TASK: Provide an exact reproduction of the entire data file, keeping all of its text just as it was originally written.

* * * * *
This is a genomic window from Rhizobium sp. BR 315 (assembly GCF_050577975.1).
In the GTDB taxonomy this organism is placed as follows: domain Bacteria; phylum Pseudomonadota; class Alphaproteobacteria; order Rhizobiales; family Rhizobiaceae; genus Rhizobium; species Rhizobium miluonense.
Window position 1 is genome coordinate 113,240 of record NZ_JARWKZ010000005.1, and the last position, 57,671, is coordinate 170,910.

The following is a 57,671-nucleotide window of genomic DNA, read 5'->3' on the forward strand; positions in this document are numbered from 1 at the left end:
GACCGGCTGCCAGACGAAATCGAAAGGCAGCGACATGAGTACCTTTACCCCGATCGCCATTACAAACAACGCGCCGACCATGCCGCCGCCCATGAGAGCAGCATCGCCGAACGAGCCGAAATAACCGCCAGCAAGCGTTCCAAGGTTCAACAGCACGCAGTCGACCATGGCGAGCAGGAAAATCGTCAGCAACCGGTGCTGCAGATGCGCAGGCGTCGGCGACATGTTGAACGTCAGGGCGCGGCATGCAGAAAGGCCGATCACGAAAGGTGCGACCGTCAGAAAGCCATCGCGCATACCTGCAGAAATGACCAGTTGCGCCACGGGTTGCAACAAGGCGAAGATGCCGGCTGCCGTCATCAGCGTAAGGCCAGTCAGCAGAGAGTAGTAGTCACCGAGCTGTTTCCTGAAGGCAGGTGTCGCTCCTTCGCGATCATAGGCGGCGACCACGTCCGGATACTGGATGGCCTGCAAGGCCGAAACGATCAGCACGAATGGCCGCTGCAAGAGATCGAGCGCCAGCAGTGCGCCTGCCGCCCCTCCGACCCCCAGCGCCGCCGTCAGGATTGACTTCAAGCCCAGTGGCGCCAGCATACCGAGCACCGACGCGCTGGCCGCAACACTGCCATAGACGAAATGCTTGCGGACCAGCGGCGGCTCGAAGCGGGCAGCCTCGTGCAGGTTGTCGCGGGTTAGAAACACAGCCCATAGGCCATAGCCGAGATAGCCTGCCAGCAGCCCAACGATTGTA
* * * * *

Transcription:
This is a genomic window from Rhizobium sp. BR 315 (assembly GCF_050577975.1).
In the GTDB taxonomy this organism is placed as follows: domain Bacteria; phylum Pseudomonadota; class Alphaproteobacteria; order Rhizobiales; family Rhizobiaceae; genus Rhizobium; species Rhizobium miluonense.
Window position 1 is genome coordinate 113,240 of record NZ_JARWKZ010000005.1, and the last position, 57,671, is coordinate 170,910.

The following is a 57,671-nucleotide window of genomic DNA, read 5'->3' on the forward strand; positions in this document are numbered from 1 at the left end:
GACCGGCTGCCAGACGAAATCGAAAGGCAGCGACATGAGTACCTTTACCCCGATCGCCATTACAAACAACGCGCCGACCATGCCGCCGCCCATGAGAGCAGCATCGCCGAACGAGCCGAAATAACCGCCAGCAAGCGTTCCAAGGTTCAACAGCACGCAGTCGACCATGGCGAGCAGGAAAATCGTCAGCAACCGGTGCTGCAGATGCGCAGGCGTCGGCGACATGTTGAACGTCAGGGCGCGGCATGCAGAAAGGCCGATCACGAAAGGTGCGACCGTCAGAAAGCCATCGCGCATACCTGCAGAAATGACCAGTTGCGCCACGGGTTGCAACAAGGCGAAGATGCCGGCTGCCGTCATCAGCGTAAGGCCAGTCAGCAGAGAGTAGTAGTCACCGAGCTGTTTCCTGAAGGCAGGTGTCGCTCCTTCGCGATCATAGGCGGCGACCACGTCCGGATACTGGATGGCCTGCAAGGCCGAAACGATCAGCACGAATGGCCGCTGCAAGAGATCGAGCGCCAGCAGTGCGCCTGCCGCCCCTCCGACCCCCAGCGCCGCCGTCAGGATTGACTTCAAGCCCAGTGGCGCCAGCATACCGAGCACCGACGCGCTGGCCGCAACACTGCCATAGACGAAATGCTTGCGGACCAGCGGCGGCTCGAAGCGGGCAGCCTCGTGCAGGTTGTCGCGGGTTAGAAACACAGCCCATAGGCCATAGCCGAGATAGCCTGCCAGCAGCCCAACGATTGTA